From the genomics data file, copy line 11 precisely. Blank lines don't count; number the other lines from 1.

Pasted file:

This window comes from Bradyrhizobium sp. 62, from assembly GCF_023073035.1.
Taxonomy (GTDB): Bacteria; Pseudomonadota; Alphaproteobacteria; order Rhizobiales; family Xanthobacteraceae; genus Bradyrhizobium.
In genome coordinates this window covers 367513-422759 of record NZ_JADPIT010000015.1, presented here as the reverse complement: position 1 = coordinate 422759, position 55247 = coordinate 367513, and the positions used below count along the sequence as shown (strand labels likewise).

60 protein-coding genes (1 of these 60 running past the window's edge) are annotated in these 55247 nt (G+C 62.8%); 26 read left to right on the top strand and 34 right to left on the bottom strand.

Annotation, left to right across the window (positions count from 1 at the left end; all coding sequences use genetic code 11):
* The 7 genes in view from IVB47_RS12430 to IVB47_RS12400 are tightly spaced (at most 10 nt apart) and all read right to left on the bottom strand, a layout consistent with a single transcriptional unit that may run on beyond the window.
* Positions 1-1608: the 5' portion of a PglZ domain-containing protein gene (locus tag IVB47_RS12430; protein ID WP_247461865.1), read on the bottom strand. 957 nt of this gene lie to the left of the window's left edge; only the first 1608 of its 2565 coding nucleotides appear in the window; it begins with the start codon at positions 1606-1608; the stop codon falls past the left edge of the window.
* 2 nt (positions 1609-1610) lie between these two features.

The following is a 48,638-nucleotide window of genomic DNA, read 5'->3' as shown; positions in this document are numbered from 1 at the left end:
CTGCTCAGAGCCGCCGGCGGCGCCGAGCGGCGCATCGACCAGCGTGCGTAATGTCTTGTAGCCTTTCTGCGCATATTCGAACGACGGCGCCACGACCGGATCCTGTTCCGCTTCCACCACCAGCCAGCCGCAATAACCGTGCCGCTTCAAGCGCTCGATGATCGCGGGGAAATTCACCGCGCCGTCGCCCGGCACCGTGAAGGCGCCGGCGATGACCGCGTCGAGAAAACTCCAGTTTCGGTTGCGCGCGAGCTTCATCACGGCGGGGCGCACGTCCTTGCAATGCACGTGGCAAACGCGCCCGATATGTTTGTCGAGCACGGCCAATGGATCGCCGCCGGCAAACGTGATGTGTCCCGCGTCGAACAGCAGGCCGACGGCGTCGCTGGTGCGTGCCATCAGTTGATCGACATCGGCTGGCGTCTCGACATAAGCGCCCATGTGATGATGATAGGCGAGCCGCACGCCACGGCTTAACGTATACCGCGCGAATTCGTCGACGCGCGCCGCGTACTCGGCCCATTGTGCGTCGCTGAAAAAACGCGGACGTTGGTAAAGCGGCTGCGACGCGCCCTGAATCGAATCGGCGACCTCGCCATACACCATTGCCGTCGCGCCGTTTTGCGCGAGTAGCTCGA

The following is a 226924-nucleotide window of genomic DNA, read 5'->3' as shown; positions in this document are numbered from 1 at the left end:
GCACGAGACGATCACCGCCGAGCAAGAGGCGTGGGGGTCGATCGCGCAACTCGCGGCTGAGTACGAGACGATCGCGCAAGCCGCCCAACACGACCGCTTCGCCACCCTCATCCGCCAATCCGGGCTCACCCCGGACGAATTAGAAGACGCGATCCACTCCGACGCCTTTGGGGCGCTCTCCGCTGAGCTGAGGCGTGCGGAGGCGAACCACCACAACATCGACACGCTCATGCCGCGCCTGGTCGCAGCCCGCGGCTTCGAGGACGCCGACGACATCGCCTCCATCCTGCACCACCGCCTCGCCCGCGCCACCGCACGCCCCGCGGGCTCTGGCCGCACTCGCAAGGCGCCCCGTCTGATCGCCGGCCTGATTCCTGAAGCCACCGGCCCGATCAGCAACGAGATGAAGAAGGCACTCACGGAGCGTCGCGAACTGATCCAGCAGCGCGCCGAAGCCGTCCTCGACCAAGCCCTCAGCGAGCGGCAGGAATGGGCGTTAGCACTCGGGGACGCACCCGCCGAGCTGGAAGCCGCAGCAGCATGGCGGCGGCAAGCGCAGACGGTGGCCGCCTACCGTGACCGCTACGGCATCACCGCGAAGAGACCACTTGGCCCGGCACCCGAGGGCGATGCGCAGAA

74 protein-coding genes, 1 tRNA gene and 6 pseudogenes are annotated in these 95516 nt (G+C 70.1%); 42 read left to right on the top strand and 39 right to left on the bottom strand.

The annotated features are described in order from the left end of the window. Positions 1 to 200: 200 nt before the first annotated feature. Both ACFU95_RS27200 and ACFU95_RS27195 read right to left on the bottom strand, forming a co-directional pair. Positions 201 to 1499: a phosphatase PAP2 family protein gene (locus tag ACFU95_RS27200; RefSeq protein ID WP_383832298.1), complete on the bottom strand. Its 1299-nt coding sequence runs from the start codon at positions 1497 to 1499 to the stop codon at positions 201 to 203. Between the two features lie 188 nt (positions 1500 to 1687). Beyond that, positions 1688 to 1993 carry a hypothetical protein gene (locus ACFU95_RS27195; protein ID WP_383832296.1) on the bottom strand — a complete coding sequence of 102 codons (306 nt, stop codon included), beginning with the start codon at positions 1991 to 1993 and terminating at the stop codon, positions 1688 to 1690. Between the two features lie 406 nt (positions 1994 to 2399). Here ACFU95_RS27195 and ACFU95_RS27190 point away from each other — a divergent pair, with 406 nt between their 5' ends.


The following is a 226924-nucleotide window of genomic DNA, read 5'->3' as shown; positions in this document are numbered from 1 at the left end: